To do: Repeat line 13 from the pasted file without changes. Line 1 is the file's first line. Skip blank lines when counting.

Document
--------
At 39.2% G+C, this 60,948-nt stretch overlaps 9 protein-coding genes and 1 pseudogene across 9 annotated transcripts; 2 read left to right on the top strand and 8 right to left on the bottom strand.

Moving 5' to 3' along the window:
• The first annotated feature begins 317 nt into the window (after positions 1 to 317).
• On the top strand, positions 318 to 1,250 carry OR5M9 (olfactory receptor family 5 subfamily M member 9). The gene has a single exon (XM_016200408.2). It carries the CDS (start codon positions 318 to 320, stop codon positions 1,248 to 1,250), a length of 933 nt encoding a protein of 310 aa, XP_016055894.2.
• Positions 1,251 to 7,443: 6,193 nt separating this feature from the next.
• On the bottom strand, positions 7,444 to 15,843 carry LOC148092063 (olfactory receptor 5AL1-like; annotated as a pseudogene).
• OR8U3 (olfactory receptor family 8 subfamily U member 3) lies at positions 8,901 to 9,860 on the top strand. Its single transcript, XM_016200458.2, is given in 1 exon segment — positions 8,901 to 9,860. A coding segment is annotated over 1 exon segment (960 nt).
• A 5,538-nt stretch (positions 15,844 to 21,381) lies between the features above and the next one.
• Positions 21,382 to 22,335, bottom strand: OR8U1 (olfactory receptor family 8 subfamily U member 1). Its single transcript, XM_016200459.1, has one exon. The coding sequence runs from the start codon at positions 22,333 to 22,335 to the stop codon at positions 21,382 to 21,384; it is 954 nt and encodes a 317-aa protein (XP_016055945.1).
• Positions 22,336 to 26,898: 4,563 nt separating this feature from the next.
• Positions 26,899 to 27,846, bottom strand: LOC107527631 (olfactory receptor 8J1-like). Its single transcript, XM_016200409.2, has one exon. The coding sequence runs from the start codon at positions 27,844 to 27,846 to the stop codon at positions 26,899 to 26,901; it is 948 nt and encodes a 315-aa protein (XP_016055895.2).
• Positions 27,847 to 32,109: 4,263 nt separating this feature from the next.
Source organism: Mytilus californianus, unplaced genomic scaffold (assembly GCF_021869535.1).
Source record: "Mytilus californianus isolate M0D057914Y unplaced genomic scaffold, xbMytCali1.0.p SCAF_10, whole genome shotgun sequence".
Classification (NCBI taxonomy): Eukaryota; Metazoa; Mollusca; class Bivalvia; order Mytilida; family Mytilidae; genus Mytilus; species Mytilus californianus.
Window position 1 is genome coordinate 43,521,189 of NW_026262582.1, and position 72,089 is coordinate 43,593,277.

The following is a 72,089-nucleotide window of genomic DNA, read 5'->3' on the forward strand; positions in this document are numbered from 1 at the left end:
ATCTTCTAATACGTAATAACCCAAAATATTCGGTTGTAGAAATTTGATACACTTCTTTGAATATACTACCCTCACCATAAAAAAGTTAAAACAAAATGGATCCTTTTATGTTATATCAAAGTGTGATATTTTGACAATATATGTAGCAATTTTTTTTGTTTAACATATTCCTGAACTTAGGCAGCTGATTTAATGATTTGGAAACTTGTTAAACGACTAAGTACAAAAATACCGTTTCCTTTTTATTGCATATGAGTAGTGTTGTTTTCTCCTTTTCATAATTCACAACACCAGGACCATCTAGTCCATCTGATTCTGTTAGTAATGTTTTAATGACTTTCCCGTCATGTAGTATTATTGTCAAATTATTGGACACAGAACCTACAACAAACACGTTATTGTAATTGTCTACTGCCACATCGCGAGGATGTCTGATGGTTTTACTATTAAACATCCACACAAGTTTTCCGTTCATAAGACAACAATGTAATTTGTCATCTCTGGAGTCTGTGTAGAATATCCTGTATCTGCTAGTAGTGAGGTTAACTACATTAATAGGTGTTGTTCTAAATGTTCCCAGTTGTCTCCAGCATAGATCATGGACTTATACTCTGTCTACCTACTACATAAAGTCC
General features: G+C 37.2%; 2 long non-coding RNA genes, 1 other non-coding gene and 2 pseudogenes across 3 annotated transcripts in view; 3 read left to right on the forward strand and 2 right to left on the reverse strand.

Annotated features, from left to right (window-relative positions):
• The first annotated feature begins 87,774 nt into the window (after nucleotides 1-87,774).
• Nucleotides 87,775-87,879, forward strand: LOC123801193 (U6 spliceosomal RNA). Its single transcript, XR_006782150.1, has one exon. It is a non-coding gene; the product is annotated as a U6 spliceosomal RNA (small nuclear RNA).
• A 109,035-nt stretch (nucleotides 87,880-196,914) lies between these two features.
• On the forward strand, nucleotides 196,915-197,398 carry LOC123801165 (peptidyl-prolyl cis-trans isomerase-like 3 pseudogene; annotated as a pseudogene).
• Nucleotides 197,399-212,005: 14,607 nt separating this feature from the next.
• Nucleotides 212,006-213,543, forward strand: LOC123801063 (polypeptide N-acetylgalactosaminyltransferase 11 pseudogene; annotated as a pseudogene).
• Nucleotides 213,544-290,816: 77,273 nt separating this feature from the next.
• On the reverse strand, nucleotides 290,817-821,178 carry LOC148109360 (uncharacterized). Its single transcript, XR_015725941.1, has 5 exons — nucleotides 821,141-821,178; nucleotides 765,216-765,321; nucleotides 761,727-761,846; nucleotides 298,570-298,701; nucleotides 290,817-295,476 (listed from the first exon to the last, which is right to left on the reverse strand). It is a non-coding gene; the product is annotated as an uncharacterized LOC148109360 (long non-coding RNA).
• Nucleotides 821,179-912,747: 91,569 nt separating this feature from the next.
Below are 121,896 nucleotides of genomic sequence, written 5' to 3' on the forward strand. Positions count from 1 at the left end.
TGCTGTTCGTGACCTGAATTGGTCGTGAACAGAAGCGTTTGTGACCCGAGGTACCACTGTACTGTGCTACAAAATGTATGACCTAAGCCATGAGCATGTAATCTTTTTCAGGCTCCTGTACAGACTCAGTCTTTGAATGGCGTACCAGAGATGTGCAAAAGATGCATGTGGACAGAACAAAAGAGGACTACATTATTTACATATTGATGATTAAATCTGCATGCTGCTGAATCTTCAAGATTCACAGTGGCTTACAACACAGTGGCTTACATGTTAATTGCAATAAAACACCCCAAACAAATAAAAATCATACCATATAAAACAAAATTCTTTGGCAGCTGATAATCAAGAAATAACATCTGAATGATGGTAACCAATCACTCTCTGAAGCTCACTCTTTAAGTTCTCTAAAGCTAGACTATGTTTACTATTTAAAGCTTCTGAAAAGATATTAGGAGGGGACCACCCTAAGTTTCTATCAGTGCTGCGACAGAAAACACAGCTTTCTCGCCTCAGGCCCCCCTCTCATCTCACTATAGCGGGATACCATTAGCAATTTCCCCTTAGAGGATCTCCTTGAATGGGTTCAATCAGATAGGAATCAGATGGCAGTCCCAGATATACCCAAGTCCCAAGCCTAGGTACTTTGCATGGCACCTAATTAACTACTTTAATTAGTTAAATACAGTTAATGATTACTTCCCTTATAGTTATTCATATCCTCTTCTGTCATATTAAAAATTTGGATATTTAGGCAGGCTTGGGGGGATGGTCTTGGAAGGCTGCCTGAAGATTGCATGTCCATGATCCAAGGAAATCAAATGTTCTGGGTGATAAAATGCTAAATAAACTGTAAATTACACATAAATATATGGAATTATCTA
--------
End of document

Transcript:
Source organism: Mytilus californianus, unplaced genomic scaffold (assembly GCF_021869535.1).